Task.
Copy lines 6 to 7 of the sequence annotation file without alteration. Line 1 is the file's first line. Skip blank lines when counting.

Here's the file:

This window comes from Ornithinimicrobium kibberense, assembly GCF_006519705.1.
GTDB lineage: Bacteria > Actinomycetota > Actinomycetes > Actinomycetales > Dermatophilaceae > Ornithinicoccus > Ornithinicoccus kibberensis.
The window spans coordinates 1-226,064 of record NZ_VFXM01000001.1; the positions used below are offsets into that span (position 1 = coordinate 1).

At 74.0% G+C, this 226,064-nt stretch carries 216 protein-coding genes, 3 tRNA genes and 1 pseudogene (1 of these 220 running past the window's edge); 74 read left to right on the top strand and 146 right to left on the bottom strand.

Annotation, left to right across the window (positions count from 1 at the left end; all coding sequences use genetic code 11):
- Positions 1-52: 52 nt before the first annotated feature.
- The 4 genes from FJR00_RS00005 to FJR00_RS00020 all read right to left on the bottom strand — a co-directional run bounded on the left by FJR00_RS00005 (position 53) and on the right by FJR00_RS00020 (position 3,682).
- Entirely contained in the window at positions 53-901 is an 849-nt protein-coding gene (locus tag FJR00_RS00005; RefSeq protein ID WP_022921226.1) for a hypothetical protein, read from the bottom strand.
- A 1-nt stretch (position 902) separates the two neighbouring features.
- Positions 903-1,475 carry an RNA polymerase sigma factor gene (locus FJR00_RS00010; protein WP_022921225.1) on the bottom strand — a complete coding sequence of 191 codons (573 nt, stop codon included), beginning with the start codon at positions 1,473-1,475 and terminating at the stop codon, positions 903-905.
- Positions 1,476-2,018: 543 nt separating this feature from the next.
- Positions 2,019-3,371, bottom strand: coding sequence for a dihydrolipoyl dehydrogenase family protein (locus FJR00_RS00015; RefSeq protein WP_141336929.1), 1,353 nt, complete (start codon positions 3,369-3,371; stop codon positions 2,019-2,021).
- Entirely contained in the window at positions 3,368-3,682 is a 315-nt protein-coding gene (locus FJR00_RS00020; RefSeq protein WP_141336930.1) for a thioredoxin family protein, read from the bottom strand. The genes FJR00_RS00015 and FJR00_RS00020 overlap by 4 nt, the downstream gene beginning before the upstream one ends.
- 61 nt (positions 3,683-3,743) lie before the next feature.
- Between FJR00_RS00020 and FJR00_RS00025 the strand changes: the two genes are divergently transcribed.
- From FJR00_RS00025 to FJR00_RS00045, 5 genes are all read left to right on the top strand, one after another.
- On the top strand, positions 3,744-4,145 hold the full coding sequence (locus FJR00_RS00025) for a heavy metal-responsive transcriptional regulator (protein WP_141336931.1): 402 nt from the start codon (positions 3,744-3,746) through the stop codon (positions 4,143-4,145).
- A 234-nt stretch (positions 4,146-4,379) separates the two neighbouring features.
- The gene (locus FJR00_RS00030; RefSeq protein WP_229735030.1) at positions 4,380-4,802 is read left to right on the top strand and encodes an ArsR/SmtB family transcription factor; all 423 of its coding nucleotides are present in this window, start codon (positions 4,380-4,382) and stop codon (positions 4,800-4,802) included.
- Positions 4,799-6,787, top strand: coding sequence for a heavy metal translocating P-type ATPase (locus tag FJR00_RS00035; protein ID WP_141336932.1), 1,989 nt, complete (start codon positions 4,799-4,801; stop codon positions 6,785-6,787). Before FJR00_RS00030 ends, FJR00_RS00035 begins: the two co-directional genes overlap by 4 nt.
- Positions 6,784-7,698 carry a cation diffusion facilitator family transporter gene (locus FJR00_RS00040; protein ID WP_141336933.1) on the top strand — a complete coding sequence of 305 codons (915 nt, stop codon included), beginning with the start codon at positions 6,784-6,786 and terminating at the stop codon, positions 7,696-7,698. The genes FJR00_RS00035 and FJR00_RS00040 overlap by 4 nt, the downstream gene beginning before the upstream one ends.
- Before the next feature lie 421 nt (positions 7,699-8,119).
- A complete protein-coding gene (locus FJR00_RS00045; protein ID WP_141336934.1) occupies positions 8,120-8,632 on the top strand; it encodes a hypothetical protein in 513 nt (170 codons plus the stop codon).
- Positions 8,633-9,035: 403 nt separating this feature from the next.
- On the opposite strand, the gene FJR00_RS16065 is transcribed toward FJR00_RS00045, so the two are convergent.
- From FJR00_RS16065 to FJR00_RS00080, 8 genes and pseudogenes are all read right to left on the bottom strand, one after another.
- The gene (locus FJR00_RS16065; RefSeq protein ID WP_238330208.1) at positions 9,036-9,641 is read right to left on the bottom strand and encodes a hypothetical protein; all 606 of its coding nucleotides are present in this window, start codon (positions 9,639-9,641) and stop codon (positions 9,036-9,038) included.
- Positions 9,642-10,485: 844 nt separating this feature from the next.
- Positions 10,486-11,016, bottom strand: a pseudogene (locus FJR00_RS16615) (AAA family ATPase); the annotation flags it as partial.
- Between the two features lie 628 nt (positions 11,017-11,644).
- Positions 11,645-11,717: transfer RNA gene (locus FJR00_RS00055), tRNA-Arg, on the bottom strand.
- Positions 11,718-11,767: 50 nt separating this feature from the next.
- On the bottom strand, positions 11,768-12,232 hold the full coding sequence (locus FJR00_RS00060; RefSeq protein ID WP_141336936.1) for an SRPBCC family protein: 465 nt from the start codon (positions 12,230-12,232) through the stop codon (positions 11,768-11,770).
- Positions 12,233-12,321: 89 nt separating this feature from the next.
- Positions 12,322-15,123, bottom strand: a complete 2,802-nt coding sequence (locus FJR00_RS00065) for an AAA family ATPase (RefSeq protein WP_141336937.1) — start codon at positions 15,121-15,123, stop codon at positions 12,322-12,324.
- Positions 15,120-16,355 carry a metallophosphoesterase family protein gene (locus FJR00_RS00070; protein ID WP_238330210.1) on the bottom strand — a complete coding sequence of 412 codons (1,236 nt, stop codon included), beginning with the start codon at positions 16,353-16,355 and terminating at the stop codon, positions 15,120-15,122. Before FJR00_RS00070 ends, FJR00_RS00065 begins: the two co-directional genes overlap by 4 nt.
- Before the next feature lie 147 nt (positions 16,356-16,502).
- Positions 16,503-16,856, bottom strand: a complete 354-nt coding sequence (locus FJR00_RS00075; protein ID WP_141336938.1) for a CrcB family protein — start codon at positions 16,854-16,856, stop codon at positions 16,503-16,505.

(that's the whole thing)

- Positions 1-52: 52 nt before the first annotated feature.
- The 4 genes from FJR00_RS00005 to FJR00_RS00020 all read right to left on the bottom strand — a co-directional run bounded on the left by FJR00_RS00005 (position 53) and on the right by FJR00_RS00020 (position 3,682).